GTC takes government to task

5th October 2007 at 01:00
IN AN unusual clash with official policy, the normally cautious General Teaching Council for Scot- land has slated aspects of the curriculum reform programme as "slow" and "ephemeral".

But the Government is standing by the approach of eschewing "big bang" implementation.

The GTC, nonetheless, claims to detect a lack of confidence about A Curriculum for Excellence which is "breeding uncertainty" among teachers, a paper presented to last week's meeting of the GTC in Edinburgh asserts.

The council, which is dominated by union voices, does not appear to have abandoned its support for the new curriculum in principle, but the contents of the paper left observers in little doubt about the extent of its concerns.

The strength of feeling led the council to ask Matthew MacIver, its registrar, to take up the matter with the programme board responsible for the new curriculum.

Ian Smith, convener of the GTC's education committee, said there was "a need for a road map showing the direction of travel and specific, clear, meaning- ful milestones".

While stressing that ACfE had "underlying positive principles", Professor Smith noted the slow rate of progress and expressed scepticism about whether HMIE would shift its focus sufficiently from attainment to achievement.

Professor Smith, who is also dean of education at Paisley University, based his comments on observations made in a paper from the council's education committee.

It points to scepticism among teachers about the level of "genuine de cluttering" of the curriculum, and raises concerns that an unintended consequence of the move towards more cross-curricular work may be a "negative impact on the integrity of existing subjects".

The paper also reflects alarm, again echoing long-standing fears among the GTC's union members, about the involvement of non-teachers in the classroom, citing references in ACfE documents to the delivery of the curriculum by teachers "and other educators". This would "fundamentally undermine the likelihood of success for A Curriculum for Excellence," the council's report states.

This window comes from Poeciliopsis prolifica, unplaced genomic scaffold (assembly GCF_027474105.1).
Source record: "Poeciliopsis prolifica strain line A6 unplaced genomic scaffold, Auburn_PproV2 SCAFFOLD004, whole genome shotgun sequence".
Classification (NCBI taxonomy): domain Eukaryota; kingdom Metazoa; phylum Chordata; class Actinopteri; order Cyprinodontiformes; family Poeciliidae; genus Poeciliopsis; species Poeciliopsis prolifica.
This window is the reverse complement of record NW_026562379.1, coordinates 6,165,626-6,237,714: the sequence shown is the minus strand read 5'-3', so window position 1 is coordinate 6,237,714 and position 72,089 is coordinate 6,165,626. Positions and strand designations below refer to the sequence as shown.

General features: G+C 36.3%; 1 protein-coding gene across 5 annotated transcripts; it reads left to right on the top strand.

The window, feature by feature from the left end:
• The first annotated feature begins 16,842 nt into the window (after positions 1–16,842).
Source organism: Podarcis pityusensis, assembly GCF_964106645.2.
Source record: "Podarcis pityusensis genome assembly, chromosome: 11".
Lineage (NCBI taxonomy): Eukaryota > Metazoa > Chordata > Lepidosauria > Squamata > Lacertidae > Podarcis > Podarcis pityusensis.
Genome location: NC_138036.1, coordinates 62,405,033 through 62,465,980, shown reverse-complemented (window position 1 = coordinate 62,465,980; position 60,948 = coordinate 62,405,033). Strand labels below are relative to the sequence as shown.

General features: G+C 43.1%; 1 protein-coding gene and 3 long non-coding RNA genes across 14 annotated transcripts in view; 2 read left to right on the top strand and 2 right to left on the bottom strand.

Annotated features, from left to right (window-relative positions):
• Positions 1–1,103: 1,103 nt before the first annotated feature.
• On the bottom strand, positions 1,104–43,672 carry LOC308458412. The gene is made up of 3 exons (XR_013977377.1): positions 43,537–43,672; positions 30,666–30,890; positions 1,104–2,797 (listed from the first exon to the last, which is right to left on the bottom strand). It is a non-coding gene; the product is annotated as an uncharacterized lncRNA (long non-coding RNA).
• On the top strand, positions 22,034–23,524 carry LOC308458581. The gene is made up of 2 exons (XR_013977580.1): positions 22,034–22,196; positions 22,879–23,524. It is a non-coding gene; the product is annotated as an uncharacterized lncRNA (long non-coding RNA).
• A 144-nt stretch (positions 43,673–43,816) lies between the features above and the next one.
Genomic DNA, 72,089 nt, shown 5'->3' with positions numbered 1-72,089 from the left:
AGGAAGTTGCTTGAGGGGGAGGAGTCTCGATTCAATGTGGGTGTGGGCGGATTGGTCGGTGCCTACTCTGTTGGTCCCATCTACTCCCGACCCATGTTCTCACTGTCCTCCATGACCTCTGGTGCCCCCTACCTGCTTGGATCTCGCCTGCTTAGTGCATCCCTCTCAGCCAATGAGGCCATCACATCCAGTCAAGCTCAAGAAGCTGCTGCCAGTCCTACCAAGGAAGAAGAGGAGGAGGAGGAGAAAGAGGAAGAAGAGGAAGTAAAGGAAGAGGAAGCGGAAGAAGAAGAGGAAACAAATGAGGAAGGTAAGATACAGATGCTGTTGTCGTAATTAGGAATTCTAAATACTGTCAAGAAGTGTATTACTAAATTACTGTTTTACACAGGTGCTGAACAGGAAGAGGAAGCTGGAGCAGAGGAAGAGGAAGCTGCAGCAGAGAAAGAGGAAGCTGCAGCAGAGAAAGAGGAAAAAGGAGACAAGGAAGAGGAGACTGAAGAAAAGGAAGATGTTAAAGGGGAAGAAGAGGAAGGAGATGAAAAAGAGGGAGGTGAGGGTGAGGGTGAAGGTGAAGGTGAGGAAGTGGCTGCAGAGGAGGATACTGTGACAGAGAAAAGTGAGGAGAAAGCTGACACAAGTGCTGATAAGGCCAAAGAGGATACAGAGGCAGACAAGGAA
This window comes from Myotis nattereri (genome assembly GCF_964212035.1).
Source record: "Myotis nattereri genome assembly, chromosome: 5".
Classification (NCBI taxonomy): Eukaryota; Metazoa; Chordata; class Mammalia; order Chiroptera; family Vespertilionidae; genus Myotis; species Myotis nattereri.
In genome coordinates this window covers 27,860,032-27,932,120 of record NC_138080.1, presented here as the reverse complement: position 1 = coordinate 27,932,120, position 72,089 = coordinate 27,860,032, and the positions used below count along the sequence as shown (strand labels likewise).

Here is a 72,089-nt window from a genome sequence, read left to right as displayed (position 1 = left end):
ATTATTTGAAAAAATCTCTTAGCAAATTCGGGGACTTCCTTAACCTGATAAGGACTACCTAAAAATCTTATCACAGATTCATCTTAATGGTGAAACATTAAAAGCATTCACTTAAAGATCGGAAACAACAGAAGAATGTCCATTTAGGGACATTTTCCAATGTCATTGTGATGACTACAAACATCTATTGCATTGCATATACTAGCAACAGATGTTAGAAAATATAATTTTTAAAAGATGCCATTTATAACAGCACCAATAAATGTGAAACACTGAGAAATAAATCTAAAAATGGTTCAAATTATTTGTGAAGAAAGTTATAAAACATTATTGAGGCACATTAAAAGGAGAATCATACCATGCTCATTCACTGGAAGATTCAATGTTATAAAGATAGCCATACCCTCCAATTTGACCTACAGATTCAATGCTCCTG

Assessing overall progress, the paper continues: "The slow pace of development and the seem- ingly ephemeral nature of some aspects are breeding uncertainty within teachers, who remain to be convinced that its principles can be delivered."

A Scottish Government spokeswoman countered: "A Curriculum for Excellence is about achieving transformational change within the Scottish education system, which would not benefit from 'big bang' implementation. It's a programme of change that includes curriculum content, assessment, qualifications, initial teacher education, continuing professional development and accountability.

"Draft outcomes have been made available for reflection by teachers and education authorities on science and numeracy, and further material will be released in the coming months."

She added: "We are now moving into a period of active engagement with the draft outcomes and a consultation exercise on possible changes to the qualifications system is also planned for next year."

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